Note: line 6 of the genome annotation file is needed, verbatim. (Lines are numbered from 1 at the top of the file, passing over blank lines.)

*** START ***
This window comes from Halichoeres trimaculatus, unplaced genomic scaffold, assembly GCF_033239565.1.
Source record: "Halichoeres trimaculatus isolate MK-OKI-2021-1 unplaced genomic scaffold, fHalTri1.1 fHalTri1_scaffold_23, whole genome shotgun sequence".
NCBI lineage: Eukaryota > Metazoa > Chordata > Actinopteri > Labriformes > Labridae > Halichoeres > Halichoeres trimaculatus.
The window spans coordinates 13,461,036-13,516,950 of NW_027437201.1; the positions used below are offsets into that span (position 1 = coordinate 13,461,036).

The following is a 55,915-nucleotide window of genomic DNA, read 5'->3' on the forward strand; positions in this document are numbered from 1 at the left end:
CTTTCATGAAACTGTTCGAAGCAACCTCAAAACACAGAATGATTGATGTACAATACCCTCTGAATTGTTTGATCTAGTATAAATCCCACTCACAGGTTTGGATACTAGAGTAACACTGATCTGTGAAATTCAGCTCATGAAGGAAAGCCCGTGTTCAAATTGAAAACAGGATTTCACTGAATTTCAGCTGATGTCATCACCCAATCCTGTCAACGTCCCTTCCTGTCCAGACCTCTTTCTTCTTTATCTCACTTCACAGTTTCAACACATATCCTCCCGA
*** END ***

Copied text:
CTTTCATGAAACTGTTCGAAGCAACCTCAAAACACAGAATGATTGATGTACAATACCCTCTGAATTGTTTGATCTAGTATAAATCCCACTCACAGGTTTGGATACTAGAGTAACACTGATCTGTGAAATTCAGCTCATGAAGGAAAGCCCGTGTTCAAATTGAAAACAGGATTTCACTGAATTTCAGCTGATGTCATCACCCAATCCTGTCAACGTCCCTTCCTGTCCAGACCTCTTTCTTCTTTATCTCACTTCACAGTTTCAACACATATCCTCCCGA